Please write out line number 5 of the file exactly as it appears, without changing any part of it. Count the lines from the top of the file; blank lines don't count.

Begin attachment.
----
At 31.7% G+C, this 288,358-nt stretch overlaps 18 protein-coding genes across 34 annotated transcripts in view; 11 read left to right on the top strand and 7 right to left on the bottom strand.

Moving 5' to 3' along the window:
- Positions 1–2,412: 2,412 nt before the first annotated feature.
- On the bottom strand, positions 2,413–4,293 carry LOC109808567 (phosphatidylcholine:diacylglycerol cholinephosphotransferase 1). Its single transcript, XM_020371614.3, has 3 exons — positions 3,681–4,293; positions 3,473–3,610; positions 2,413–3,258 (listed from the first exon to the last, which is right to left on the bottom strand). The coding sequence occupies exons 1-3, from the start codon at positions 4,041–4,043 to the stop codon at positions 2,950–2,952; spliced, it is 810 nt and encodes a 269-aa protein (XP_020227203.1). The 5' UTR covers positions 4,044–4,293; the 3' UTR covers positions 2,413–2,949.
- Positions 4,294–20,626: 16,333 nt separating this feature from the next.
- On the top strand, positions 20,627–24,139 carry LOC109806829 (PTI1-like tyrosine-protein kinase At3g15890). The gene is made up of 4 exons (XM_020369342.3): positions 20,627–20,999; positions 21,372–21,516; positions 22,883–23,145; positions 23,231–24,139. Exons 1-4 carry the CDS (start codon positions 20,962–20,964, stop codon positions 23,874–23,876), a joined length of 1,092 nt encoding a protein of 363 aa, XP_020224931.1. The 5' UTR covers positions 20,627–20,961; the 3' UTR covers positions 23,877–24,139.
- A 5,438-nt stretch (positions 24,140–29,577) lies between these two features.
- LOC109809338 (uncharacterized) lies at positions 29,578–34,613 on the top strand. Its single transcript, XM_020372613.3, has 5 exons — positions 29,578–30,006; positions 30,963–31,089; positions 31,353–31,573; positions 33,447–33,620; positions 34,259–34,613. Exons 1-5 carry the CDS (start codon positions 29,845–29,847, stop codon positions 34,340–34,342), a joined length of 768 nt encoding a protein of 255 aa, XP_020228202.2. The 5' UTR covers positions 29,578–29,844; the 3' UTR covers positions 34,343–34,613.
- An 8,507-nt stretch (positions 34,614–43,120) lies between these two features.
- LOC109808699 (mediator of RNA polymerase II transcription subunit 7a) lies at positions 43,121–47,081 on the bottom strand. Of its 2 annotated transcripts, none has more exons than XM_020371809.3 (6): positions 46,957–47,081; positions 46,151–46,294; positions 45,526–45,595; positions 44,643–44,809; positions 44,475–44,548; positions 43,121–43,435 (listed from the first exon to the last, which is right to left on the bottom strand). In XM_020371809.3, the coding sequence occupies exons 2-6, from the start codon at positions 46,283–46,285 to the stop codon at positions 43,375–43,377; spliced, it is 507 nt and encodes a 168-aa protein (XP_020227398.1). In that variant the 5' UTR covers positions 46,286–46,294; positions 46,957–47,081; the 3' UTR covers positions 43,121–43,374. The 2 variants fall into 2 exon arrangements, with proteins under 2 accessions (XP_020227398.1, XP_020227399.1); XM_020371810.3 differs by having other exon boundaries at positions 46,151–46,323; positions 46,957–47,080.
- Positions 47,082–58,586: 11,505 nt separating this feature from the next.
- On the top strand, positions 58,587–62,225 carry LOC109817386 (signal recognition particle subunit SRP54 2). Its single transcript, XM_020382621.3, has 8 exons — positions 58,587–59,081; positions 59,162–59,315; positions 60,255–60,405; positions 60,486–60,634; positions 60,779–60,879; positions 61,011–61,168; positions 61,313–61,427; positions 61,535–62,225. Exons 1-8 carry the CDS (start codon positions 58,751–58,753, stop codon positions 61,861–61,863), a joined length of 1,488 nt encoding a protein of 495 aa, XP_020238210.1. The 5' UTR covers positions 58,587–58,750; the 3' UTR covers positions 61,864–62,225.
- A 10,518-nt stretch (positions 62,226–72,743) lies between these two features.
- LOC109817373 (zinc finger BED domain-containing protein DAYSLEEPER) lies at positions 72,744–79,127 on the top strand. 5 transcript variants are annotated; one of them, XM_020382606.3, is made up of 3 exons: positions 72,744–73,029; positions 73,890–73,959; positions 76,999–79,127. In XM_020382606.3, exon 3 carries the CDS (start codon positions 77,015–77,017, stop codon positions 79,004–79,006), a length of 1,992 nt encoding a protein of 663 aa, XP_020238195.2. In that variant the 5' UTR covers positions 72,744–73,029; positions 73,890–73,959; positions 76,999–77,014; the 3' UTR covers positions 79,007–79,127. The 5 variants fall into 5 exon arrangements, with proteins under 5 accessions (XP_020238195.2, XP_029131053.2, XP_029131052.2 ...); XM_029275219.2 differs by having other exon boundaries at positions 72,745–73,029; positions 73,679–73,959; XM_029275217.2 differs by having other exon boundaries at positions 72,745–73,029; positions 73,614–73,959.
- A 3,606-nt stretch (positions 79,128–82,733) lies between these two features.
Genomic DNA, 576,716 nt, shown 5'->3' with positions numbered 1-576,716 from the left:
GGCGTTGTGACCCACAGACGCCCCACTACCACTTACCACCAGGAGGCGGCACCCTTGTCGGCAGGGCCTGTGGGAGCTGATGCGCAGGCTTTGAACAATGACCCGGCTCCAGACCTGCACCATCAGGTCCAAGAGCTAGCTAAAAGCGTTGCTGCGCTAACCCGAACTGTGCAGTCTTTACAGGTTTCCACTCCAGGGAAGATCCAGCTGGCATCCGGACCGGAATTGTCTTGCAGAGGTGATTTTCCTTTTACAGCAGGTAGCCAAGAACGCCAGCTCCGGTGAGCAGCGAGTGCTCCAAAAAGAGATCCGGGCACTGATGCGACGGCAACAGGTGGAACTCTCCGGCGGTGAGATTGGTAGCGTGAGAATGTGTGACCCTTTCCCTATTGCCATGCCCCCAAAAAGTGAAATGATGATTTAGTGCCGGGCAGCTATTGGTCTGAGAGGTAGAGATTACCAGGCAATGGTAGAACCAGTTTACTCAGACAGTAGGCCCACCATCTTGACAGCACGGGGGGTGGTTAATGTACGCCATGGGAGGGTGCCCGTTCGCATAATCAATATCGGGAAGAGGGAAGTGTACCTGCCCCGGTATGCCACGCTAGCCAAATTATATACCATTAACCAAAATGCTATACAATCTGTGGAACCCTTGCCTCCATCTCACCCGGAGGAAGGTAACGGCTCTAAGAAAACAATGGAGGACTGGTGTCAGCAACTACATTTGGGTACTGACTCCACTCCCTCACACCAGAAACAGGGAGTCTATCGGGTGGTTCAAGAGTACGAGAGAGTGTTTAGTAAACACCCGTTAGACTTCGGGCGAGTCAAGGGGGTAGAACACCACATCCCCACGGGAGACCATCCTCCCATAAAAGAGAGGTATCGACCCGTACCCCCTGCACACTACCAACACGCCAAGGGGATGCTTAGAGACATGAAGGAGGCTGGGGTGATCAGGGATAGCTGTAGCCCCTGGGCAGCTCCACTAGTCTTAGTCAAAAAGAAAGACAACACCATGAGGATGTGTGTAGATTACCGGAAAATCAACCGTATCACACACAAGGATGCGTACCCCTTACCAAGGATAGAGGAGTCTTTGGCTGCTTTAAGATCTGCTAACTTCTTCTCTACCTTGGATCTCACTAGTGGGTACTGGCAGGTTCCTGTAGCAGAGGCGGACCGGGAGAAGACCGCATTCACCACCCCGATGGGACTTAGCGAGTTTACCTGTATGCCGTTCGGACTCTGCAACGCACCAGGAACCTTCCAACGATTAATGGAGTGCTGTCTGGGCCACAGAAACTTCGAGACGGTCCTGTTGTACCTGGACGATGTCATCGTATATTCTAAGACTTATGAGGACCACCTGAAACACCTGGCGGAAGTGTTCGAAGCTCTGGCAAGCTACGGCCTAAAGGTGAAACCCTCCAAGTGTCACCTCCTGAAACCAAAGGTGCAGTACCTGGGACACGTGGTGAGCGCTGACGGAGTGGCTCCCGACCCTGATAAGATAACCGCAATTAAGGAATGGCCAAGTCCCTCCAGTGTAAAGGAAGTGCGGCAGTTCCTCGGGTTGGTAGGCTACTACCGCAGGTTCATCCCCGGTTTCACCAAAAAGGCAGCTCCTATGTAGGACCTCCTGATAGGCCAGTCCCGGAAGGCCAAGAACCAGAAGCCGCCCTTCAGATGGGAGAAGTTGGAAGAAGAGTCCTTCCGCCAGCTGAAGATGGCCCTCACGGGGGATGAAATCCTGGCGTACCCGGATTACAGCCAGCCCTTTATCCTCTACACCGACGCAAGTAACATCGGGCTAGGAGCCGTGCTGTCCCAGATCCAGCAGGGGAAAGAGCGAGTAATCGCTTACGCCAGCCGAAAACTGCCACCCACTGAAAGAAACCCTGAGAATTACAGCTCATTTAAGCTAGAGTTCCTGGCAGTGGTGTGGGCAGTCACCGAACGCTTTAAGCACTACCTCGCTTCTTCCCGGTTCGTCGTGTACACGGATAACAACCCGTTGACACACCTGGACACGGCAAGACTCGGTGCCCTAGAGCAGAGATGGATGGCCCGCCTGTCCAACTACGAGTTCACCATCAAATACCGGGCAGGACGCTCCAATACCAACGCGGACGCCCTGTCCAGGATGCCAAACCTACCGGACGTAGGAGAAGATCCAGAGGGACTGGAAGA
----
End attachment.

- Positions 4,294–20,626: 16,333 nt separating this feature from the next.